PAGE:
About Holistic Health Practitioners

By Val Silver

Seeking wellness help from holistic health practitioners and coaches is becoming a popular option as people take charge of their health and embrace alternative therapies. 

Navigating the realm of holistic health practitioners can be confusing. If you are wondering who or what is a holistic practitioner, want to become one, or are overwhelmed by the multitude of practitioners, coaches and healers out there, you are not alone.

 To make matters more confusing, the term holistic practitioner is often used interchangeaby with natural health practitioner. These terms cover a broad scope of people offering an even broader array of services. 

A natural health practitioner offers alternative therapies such as energy healing, nutritional testing, herbal remedies, aromatherapy, and sound healing.

Holistic health practitioners also offer natural therapies. The difference is that they focus on whole person wellness, not a technique or a symptom. This may sound like hair splitting, but it is not.

For example, a conventional doctor would prescribe medicine for your headache or stomach ache. A holistic doctor might do the same. After learning more about you, he may also suggest specific dietary improvements, acupuncture, and/or  teach you to soothe your stress with meditation. 

License or No License

Licensing, and its need and value is another area of confusion and contention when it comes to holistic health practitioners.  A practitioner may or may not have a medical license. A license is not necessarily an indicator of more skill.  

Licensing availability and viability vary by state and country. For example, licensed naturopaths in some states are not recognized in others. The Master Herbalist degree I earned in the U.S. from the Australasian College of Health Sciences gave me access to professional organizations, but not licensing. If I lived in New Zealand, I would have had the option to sit for the Medical Herbalist Board Exams. Such exams and designations do not exist in the U.S.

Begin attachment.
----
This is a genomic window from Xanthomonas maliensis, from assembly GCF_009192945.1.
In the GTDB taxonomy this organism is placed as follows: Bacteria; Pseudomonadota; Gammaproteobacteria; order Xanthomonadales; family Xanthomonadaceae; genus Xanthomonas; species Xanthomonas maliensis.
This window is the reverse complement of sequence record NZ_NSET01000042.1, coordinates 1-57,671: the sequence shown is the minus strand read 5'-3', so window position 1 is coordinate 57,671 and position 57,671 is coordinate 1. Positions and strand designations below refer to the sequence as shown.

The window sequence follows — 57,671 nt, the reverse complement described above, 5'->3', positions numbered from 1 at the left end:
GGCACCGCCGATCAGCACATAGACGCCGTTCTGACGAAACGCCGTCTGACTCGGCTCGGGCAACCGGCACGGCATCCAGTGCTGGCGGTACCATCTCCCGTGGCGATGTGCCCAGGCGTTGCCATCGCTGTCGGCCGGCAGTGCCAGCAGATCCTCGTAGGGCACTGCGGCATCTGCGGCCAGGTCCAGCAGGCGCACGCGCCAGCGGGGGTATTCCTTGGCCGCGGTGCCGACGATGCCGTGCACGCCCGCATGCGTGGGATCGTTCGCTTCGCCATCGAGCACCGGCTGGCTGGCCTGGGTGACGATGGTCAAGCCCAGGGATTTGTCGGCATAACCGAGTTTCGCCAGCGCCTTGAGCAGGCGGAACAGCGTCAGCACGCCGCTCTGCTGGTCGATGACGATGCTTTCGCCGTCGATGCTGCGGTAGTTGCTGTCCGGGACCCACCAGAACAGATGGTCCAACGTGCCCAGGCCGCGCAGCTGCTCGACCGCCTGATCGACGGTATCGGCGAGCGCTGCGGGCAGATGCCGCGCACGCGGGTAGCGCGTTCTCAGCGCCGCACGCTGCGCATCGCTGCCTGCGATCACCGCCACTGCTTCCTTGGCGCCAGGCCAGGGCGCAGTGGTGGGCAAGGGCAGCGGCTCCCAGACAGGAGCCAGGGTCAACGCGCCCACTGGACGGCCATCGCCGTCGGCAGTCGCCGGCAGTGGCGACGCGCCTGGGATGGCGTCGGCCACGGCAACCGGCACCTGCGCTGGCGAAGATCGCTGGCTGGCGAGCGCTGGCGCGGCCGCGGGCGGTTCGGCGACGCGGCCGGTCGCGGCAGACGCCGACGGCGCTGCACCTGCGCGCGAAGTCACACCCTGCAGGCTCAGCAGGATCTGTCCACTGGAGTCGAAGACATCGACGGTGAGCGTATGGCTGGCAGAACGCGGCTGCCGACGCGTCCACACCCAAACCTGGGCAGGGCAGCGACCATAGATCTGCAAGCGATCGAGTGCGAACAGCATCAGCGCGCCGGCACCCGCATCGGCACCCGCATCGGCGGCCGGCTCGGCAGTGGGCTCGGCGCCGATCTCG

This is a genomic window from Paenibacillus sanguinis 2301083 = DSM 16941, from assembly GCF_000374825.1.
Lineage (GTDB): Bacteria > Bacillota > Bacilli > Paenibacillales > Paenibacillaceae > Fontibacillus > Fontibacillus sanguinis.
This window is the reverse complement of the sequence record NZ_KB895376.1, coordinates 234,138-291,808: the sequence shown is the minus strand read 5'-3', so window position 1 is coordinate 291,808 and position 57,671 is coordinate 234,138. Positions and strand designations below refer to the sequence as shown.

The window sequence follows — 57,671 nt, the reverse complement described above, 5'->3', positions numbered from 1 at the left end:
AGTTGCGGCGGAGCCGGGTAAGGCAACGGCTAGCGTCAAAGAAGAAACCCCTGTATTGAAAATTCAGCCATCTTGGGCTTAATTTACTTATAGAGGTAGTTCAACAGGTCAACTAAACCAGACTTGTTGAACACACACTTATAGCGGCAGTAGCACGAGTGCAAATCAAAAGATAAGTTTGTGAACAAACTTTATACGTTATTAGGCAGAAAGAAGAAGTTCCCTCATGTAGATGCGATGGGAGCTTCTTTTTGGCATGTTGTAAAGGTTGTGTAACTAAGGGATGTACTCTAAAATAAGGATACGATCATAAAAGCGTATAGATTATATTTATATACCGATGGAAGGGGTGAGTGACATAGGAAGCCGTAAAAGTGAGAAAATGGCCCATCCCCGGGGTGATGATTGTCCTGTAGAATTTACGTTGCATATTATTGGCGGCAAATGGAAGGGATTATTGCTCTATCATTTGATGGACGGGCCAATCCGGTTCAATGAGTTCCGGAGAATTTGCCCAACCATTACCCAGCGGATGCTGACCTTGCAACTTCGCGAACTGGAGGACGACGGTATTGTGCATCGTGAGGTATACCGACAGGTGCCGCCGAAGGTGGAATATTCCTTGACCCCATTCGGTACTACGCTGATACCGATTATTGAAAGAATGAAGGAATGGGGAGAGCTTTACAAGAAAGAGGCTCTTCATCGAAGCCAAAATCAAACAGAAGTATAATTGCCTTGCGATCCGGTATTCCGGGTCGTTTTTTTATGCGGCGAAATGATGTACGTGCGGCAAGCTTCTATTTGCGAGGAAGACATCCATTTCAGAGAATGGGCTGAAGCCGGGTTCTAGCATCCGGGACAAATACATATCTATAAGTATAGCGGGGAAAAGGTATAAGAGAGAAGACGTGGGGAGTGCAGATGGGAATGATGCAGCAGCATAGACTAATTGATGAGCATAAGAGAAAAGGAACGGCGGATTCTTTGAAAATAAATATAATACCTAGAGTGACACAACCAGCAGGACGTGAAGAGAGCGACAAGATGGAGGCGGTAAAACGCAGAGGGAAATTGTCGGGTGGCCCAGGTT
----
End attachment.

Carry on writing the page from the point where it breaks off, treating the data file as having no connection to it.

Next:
Holistic physicians and licensed practitioners include medical doctors with additional training, naturopathic doctors, acupuncturists, massage therapists and physical therapists. In addition to the training in their licensed field, they may or may not have training in mind-body therapies or even healthy living. 

With few exceptions, natural health practices are not licensed. Herbalists, energy healers and other unlicensed practitioners have varying degrees of training. Do not mistake the word license with knowledge about natural healing and healthy living. Unfortunately, the opposite is often true.

Some of the most gifted, knowledgeable, intuitive healers you would have the privilege to work with may have no formal training at all. They may have learned at a grandparent’s knee, from mentors, on-line courses, reading, and/or are self-taught. Many serious holistic health practitioners have spent hundreds or thousands of hours (and dollars) studying, taking courses and gaining experience in a variety of modalities. They often hold several certifications.

Choosing and Working with Holistic Health Practitioners

  • Get to know the person you are working with. Ask about their training and experience and if/how they can help you with your particular needs. Ask for references or read testimonials. Keep in mind that people can legally call themselves a holistic practitioner, a naturopath or a Doctor of Naturopathy, among other titles not protected by law, regardless of whether they have a great deal of training, or none at all.